The Playful Art of Arnold Roth

A Cartoonist Who Takes His Good Times With Him

For over forty years Arnold Roth's often bizarre, always hilarious cartoons have seemingly popped up in just about every magazine worth mentioning. As an dyed-in-the-wool Harvey Kurtzman fan, I first became acquainted with Roth's work through Kurtzman's short-lived (but funny!) Humbug magazine. Fortunately for Arnold Roth's career, the cartoonist didn't have to rely on just satire comics to make living: his work has been published in Punch, Playboy, National Lampoon, TV Guide, Esquire, Help!, Sports Illustrated and Smithsonian Magazine, to name just a few. Of all the cartoonists associated with the Kurtzman circle, only Jack Davis has come close to being as prolific.

Arnold Roth was born (at a very young age!) in Philadelphia on February 25, 1929. He was drawing what his parents called "monkeys" at the age of two, and as he grew older he was encouraged to continue his interest in drawing. When he was eight years old he won a graphics art prize and began attending the Graphic Sketch Club that same year, as well as WPA classes at a local art museum. He also won a Professional Art Prize in his senior year at high school.

With all that attention on art education, it's somewhat surprising that Roth was expelled from art school in 1948 (for tardiness --Roth spent many a night playing sax in a jazz band). Afterwards, the 19 year old went into business with two other men, packaging a TV proposal called Matt ("an animated adventure very much like Clutch Cargo, except we didn't have the moveable mouths."). The venture was short-lived, interrupted when Roth contracted tuberculosis, forcing him to go into a sanitarium.

After recovering, Roth freelanced around at nickel and dime jobs, even painting lampshade designs to get by. One of his early influences was Mad comics, which he learned about when a member of the Dave Brubeck Quartet, Paul Desmond, showed him a copy. His first big break as a cartoonist came with an assignment from Holiday magazine, followed by work for TV Guide, the most widely read magazine in the United States and a publication which continues to use Roth's work up until the present day, a working association of 50 years.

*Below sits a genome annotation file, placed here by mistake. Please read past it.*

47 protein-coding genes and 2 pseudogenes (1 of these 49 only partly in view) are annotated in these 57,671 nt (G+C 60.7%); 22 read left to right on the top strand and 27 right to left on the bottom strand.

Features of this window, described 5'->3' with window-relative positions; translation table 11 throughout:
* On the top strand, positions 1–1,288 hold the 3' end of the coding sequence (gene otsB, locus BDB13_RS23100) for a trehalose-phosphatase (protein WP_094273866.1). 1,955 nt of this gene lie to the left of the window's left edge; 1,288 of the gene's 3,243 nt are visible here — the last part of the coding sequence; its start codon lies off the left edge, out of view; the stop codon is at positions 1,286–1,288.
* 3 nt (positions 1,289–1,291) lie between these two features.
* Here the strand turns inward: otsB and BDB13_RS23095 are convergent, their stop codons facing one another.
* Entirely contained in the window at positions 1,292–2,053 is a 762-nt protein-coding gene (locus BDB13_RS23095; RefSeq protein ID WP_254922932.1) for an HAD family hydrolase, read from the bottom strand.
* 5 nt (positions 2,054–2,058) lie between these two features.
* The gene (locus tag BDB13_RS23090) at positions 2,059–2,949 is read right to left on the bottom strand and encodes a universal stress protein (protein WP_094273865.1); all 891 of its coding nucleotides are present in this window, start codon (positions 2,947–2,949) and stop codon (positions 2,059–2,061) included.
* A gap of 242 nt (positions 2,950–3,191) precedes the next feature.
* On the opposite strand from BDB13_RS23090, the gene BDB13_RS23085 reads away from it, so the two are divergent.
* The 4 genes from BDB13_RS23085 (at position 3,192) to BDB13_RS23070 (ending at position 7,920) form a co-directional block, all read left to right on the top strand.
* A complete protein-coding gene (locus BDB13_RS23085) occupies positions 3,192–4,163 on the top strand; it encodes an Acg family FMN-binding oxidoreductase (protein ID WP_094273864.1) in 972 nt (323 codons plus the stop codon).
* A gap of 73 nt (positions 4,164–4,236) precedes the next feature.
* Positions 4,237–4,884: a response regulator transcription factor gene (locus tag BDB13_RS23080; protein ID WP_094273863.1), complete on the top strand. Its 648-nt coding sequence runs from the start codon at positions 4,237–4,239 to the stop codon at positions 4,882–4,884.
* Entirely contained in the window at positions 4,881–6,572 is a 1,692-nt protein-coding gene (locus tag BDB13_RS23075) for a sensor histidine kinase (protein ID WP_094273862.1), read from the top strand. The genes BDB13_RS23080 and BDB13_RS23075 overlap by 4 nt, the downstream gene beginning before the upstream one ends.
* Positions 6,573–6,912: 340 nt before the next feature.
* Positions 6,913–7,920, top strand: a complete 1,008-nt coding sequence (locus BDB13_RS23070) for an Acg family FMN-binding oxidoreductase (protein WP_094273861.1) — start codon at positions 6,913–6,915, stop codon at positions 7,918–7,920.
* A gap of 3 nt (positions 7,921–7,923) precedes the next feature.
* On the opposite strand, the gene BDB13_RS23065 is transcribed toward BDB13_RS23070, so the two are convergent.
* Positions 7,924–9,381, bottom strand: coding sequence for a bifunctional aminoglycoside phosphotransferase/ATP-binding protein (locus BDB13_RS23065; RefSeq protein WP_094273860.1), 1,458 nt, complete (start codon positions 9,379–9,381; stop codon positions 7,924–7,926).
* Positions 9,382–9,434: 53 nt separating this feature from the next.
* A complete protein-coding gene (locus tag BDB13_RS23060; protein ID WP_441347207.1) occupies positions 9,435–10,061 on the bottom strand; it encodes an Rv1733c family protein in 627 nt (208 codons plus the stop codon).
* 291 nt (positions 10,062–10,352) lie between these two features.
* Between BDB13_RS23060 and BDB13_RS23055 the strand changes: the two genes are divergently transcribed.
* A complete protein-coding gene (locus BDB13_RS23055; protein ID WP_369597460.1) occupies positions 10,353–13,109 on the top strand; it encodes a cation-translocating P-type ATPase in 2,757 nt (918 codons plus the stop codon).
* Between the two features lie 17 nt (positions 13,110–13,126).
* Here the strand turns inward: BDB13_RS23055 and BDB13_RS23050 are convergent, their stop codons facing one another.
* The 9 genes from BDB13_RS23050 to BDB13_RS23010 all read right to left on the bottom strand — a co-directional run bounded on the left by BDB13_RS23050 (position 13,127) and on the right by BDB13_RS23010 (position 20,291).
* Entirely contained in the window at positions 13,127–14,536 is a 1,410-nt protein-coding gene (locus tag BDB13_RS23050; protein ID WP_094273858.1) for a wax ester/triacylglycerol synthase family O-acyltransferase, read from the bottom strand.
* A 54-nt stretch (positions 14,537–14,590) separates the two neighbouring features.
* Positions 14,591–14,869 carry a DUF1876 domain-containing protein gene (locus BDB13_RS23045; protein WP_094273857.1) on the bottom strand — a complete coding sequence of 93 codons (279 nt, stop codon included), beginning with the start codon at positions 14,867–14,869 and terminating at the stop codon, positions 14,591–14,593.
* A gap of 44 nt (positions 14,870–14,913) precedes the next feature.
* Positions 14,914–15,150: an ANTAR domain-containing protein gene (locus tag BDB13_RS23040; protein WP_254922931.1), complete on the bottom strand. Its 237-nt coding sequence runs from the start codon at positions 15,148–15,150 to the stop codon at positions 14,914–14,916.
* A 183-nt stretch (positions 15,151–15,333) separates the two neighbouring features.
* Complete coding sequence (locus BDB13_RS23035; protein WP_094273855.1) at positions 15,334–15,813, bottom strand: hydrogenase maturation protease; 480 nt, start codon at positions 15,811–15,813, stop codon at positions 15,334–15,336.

Five years after Roth had discovered Mad, he was working with Kurtzman on the ill-fated Trump magazine, a gorgeous, lavishly illustrated magazine fronted by Hugh Hefner. Roth was only to appear in the second issue (March 1957), with "Great Russian Inventions we Invented First," and "Movie Scenes You Must Have Seen" before Hefner was forced to fold the magazine when his bank called in a loan.

Roth and Kurtzman had a longer run with the more modestly produced Humbug magazine, where Roth did the bulk of his work (including a marvelous satire of Dickens' A Christmas Carol). First published in August 1957, Humbug lasted 11 issues, and, like Trump, is a collectible that commands healthy prices (from $13 to $180 as valued in the 1999 Overstreet Price Guide). It had been rumored that Kitchen Sink Press was planning to reprint Humbug but with the lamentable demise of that company we can only hope that someone else will take up the project (hint, hint).

Roth, not so coincidentally, had helped finance Humbug with money borrowed from the Brubeck band and their record company. Luckily, he was able to pay back to loan within a year thanks to his comic strip Poor Arnold's Almanac, which had a first syndicated run from 1959 to '61. (A collection of the strip was published as a 112 page volume, complete with an introduction by John Updike, in 1998 by Fantagraphics Books.)  Deciding on a one year stay in England, due to interest in English artists, Roth was also able to pick up work at that country's oldest humor magazine, Punch (est. 1841) at about the time when Poor Arnold was canceled.

Later the cartoonist was able to enjoy a three-year run with National Lampoon (which seemed to end around the time he did a spoof of the editors), followed by the first of many Playboy assignments, "A History of Sex." Poor Arnold's Almanacresurfaced at the Creator's Syndicate and ran from September 1988 to January 1990.

During the course of his career Roth has written and drawn a number of children's books, illustrated book jackets, revived Esquire's "Mr. Esky," appeared on the The Tonight Show, and even finds time to play the saxophone. In 1984 he received the Reuben Award, has been President of the National Cartoonists Society (1984-86), won the NCS' Silver T-Square Award in 1995, worked in the animation field, and fathered and raised two musician sons. The secret of his success? "I don't feel a drawing is good because of me. The pleasure is in the doing -- to really get into it and see how it goes. That's the fun of it. Playing, I call it."

--Steve Stiles